After receiving an £800,000 loan from the LEP, the International Bomber Command Centre has officially opened.

Over 3,000 guests gathered at Canwick Hill for the official opening of the International Bomber Command Centre yesterday (12th April 2018).

After giving the IBCC a loan of £800,000 from our Invest and Grow Fund, we were proud of our involvement in helping to secure the future of this important war memorial.

Not only will this memorial serve as an important reminder of the sacrifice thousands of men and women made during World War II, it will also attract thousands of new visitors to the area.

Lincolnshire is proud of its history and status as Bomber County. Thanks to our location on the east coast and famous flat landscape, Lincolnshire hosted over 20 working RAF bases during World War II, many of which remain modern, active bases for the air force today.

The memorial is to recognise the sacrifice Bomber Command made to the war effort from 1939 to 1945.

The project to build the memorial began in 2013. Yesterday’s official launch was the result of a five-year partnership between local organisations, including the LEP, and the Lincolnshire Bomber Command Memorial Trust. Over 700 volunteers from across the world have helped make this project a reality.

Guests at yesterday’s official ribbon-cutting included 300 veterans who served in the RAF during World War II over 70 years ago. 16 of those veterans came from Australia.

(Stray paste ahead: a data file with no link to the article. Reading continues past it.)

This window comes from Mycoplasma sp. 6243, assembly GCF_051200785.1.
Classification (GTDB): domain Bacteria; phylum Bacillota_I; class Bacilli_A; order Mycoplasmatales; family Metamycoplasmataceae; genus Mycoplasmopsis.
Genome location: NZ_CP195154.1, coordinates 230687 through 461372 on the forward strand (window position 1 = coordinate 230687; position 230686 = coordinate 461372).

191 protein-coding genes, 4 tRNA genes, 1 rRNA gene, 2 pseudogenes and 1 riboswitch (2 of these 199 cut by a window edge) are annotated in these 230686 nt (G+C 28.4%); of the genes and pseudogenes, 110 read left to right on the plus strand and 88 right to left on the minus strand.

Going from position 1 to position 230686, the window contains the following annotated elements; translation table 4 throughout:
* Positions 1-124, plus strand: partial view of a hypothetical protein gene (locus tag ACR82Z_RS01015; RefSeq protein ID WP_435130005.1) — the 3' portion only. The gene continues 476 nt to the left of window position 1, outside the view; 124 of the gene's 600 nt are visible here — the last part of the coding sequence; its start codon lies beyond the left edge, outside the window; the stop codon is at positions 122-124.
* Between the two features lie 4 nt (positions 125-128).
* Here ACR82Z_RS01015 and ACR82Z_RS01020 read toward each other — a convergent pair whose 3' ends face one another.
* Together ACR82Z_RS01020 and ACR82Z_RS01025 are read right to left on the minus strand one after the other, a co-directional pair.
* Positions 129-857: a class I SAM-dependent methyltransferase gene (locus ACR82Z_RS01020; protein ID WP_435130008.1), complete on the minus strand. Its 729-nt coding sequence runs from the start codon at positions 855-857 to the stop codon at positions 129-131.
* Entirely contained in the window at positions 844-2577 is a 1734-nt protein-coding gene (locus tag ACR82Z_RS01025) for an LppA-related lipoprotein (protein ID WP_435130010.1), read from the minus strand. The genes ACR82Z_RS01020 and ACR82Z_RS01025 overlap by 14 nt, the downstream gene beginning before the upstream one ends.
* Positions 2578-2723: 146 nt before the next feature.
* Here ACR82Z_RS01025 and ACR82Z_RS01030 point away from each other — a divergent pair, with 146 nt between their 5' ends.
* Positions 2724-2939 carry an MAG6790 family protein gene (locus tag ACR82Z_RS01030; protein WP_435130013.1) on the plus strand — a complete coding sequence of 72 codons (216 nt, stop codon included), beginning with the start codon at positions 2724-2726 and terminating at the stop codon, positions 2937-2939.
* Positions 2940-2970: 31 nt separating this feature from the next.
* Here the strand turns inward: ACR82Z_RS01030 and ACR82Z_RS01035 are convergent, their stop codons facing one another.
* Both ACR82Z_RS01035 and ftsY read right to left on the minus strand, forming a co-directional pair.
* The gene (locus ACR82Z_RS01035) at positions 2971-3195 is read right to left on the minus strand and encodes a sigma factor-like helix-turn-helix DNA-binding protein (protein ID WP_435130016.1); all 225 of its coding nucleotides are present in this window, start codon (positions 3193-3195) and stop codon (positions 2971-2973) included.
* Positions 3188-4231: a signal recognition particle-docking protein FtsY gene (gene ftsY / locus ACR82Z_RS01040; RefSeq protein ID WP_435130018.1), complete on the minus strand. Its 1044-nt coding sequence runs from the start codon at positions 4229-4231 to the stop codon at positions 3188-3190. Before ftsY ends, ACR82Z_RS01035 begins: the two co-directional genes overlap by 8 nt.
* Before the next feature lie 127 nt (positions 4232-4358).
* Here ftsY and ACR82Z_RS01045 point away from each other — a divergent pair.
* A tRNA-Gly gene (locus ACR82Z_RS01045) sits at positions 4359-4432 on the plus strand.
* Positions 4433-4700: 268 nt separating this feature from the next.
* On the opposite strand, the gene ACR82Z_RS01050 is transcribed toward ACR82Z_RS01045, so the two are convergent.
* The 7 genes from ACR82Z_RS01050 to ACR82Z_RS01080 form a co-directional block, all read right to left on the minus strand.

The centre boasts the tallest war memorial in the country. The spire, made from Corten weathering steel, sits on Canwick Hill at 31.09 metres tall and five metres wide - the same length and width of the wing on the Lancaster bomber.

The spire is surrounded by walls made of the same material, which carry the names of 57,861 young men and women who perished while serving or supporting Bomber Command in World War II.

This is the first centre of its kind and size in the UK and will have a significant impact in driving economic growth in the county. The centre will receive visitors from across the world, but it also has a commercial element to it. The indoor memorial museum, which sits on the same complex as the spire, will provide an event space for corporate hire.

In total, it’s predicted that the IBCC will bring a further £2.1 million in economic input to Lincoln and the surrounding area.

[Picture Credit: Phil Crow]